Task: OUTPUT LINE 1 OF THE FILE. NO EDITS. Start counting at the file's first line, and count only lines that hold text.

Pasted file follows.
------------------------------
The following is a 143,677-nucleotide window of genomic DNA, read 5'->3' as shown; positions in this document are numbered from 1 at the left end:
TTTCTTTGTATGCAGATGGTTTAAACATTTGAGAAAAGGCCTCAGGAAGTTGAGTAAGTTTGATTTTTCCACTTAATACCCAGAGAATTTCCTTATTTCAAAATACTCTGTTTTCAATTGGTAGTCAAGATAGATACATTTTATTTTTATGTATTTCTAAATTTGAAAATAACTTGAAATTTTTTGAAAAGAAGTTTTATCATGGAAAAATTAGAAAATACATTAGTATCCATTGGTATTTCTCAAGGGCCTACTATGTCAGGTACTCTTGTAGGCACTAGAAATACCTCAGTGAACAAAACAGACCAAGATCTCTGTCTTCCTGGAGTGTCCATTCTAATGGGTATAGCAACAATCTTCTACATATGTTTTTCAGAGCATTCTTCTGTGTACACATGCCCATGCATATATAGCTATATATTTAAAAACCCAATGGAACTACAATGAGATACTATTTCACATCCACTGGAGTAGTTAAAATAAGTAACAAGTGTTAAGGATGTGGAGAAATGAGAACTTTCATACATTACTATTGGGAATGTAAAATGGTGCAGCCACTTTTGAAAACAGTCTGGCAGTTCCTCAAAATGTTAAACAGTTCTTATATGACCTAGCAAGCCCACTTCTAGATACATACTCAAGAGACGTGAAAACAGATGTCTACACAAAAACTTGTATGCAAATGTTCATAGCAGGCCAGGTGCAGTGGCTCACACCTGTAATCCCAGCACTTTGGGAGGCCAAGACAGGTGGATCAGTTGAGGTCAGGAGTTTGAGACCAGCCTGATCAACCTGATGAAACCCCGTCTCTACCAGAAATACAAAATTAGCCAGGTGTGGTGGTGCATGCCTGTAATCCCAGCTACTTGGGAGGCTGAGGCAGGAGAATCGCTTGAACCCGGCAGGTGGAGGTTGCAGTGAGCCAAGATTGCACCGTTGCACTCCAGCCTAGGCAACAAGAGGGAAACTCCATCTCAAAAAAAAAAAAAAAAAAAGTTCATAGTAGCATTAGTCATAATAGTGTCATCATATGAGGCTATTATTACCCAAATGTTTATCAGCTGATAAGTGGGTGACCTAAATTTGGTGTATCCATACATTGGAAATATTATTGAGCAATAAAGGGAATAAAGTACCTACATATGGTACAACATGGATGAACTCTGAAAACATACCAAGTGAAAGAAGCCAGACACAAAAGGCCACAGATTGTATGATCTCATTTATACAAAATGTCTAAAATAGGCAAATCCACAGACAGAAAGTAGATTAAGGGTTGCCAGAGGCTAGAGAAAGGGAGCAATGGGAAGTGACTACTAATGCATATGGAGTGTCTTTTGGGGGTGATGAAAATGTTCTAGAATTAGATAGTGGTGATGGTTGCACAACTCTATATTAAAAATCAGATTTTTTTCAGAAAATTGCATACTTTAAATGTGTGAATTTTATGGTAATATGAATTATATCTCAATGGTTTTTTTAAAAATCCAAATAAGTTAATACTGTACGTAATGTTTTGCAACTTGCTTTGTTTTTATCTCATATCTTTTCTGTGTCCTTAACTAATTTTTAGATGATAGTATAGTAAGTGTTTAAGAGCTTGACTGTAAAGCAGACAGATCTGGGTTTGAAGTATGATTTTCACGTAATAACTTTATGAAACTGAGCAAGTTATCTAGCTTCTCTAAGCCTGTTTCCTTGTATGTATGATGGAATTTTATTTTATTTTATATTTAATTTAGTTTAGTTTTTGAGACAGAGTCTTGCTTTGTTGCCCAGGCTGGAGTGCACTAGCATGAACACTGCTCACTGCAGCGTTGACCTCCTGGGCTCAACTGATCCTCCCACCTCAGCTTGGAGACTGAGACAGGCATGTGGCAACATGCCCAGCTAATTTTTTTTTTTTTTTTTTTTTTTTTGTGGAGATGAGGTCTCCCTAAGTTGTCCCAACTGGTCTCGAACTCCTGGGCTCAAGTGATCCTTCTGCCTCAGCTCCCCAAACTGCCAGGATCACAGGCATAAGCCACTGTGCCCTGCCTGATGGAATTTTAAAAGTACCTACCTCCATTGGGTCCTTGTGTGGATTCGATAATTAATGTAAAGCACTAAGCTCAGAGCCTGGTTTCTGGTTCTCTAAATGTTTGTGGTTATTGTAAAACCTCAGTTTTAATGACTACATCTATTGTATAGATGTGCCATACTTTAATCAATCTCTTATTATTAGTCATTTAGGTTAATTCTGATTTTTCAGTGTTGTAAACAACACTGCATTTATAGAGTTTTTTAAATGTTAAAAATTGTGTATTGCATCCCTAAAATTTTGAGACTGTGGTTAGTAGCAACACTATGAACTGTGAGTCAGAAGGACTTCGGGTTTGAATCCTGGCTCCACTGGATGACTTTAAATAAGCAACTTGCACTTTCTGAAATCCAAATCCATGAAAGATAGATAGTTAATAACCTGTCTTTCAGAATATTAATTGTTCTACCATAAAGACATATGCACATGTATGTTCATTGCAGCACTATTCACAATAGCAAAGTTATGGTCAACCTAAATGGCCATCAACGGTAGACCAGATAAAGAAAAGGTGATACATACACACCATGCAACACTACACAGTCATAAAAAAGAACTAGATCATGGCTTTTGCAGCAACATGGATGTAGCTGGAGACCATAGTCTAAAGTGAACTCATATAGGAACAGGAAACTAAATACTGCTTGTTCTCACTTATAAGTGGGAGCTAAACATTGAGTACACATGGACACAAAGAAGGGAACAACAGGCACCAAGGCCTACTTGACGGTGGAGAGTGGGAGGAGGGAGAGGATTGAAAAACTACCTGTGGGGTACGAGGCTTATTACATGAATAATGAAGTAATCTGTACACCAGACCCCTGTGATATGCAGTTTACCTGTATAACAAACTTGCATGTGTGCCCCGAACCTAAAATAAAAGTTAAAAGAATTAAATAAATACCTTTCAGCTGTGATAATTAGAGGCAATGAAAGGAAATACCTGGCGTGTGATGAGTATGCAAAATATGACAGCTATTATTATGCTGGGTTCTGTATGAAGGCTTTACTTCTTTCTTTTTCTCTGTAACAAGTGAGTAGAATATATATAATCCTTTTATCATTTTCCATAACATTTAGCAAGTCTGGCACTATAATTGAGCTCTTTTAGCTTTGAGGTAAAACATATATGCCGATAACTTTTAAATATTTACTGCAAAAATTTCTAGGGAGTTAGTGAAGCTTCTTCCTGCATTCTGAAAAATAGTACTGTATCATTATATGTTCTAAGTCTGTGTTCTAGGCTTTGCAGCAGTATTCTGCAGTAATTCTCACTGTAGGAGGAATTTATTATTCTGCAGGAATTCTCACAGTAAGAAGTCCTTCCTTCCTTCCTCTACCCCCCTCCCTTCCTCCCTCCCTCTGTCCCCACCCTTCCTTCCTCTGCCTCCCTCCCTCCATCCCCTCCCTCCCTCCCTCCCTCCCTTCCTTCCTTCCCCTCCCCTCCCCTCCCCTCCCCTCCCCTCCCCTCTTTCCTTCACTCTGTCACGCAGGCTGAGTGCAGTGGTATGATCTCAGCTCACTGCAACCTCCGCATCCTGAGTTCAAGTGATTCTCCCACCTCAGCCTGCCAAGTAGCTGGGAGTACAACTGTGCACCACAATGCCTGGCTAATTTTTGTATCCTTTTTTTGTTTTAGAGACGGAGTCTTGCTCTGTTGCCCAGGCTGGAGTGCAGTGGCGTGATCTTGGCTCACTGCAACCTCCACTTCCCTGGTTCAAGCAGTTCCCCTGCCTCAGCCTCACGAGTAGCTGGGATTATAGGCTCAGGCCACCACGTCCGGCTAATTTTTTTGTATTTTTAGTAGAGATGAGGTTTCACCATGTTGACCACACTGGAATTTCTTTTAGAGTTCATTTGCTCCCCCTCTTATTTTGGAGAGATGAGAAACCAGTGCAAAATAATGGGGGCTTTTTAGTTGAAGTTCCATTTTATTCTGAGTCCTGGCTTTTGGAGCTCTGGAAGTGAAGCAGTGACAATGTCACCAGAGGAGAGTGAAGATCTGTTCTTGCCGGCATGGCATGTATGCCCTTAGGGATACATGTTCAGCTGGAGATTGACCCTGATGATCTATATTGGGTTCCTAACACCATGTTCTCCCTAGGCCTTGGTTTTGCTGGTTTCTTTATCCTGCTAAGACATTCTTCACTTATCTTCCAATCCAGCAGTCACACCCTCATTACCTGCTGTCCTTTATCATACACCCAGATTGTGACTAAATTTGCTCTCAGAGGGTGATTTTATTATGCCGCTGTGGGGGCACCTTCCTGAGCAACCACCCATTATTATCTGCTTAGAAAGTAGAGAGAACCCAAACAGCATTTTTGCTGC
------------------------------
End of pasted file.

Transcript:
The following is a 143,677-nucleotide window of genomic DNA, read 5'->3' as shown; positions in this document are numbered from 1 at the left end: